The Civil Aviation Authority is urging airlines and enforcement agencies to “make better use of laws already in place” to tackle disruptive passengers.

With 4.5 million passengers set to fly out of the UK during the festive period, the statutory body is also warning travellers about the consequences of disruptive behaviour on planes.

More than 326 incidents of disruptive passenger behaviour were reported in the first 10 months of this year, most of which were alcohol-related and frequently involved abusive and sometimes violent behaviour.

The figures are similar to 2016 and 2017, which saw more than 400 incidents reported for each full year.

The CAA said it will work closely with the industry and government to bring prosecutions against disruptive passengers.

Richard Stephenson, CAA director, said: “Drunken and abusive behaviour on an aeroplane is totally unacceptable. Not only does it upset everyone else, but it can also jeopardise flight safety.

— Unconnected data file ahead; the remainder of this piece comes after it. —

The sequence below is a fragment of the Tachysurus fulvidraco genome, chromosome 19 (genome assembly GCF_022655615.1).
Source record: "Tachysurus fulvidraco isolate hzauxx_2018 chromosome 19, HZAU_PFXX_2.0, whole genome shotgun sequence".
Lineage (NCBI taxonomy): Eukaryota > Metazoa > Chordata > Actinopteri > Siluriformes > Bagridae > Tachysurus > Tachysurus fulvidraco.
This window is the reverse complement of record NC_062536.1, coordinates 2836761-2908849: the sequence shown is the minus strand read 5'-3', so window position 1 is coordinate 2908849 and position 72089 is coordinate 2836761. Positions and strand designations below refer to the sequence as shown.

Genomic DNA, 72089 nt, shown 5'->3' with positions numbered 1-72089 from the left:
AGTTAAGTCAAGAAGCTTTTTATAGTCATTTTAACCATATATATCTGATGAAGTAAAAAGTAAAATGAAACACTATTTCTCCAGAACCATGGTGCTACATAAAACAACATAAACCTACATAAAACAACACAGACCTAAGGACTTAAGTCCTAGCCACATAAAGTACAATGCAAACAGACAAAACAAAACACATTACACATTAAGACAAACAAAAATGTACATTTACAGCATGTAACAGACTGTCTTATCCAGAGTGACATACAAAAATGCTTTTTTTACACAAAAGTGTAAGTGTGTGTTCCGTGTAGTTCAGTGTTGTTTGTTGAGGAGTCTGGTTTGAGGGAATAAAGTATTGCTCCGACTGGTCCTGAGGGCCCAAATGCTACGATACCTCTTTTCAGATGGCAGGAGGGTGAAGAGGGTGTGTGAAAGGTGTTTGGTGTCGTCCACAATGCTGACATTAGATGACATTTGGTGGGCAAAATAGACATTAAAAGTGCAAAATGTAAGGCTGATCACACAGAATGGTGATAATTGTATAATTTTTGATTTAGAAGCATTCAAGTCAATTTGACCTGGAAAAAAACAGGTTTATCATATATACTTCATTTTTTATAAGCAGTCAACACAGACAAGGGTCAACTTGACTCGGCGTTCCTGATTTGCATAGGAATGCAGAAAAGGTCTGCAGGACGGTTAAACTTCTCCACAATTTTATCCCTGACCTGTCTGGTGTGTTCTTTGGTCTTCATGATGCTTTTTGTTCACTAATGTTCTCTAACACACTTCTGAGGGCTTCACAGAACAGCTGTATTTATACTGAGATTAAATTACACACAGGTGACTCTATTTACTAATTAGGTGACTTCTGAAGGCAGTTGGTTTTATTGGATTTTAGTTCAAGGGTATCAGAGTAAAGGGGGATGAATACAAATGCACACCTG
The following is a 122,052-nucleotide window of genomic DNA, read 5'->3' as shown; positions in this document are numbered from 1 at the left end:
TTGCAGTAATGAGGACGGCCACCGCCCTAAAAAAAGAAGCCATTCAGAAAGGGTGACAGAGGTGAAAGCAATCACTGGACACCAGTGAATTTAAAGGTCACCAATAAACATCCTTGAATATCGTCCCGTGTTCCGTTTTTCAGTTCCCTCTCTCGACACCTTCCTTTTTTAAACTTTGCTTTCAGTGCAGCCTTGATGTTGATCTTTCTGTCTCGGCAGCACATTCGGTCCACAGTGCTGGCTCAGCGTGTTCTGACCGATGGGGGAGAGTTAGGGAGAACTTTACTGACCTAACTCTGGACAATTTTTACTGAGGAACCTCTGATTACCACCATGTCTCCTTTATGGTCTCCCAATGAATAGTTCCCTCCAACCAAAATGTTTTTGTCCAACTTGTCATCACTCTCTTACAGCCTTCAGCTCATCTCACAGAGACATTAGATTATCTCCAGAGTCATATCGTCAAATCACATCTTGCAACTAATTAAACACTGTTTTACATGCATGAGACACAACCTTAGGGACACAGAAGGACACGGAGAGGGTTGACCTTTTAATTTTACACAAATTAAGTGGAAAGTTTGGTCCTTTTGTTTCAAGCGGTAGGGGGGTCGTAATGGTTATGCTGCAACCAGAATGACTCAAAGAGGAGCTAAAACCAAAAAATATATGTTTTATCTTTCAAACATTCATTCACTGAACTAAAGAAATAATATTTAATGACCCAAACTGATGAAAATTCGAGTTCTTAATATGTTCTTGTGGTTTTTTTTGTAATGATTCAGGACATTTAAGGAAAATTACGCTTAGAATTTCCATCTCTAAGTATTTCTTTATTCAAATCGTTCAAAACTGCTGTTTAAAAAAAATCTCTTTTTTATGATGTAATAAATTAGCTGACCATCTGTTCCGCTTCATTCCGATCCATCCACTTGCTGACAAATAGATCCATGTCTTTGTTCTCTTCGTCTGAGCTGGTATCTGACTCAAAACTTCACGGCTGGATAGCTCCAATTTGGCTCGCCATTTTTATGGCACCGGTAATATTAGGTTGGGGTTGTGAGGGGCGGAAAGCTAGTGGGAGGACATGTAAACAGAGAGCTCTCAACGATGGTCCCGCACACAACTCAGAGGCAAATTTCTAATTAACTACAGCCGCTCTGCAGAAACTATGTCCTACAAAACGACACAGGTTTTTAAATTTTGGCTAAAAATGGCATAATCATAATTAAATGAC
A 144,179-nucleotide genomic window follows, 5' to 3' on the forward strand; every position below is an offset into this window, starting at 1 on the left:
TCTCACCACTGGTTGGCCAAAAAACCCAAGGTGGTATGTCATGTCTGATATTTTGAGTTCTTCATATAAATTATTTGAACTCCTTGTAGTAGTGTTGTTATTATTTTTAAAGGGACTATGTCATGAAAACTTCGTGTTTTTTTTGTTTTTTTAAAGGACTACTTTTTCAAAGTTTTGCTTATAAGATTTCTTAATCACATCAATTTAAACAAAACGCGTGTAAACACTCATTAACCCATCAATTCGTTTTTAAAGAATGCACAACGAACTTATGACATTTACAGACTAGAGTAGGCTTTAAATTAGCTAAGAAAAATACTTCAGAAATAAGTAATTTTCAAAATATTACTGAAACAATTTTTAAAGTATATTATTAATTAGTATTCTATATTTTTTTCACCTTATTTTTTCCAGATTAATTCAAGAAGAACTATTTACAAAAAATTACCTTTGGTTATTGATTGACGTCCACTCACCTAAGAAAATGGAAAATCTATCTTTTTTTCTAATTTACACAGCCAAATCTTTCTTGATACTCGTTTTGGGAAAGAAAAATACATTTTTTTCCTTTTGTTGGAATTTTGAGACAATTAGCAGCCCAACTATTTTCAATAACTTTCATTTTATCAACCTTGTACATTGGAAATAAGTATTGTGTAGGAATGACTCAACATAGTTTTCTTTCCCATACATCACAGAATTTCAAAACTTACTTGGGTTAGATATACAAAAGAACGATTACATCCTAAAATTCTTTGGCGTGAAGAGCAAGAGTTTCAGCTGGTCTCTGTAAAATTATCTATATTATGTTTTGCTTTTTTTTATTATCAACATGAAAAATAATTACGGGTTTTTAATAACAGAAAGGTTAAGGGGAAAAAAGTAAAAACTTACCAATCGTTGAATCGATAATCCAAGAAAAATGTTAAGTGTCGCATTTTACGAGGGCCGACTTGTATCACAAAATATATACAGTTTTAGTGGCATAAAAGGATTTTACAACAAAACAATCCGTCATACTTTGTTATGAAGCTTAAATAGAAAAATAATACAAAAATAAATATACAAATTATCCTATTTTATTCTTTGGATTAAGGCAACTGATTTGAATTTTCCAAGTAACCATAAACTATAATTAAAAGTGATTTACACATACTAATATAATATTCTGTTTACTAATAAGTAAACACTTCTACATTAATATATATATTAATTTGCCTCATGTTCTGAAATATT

“Criminal charges should be brought against offenders more often to act as a deterrent – passengers need to know they will face the legal consequences of disorderly behaviour.”

Offenders can be jailed for up to five years for endangering the safety of an aircraft.

They can also be charged with specific offences of being drunk on board an aircraft and for acting in a disruptive manner. Smoking and failing to obey the commands of the captain are also against the law and can be punished by a fine or imprisonment.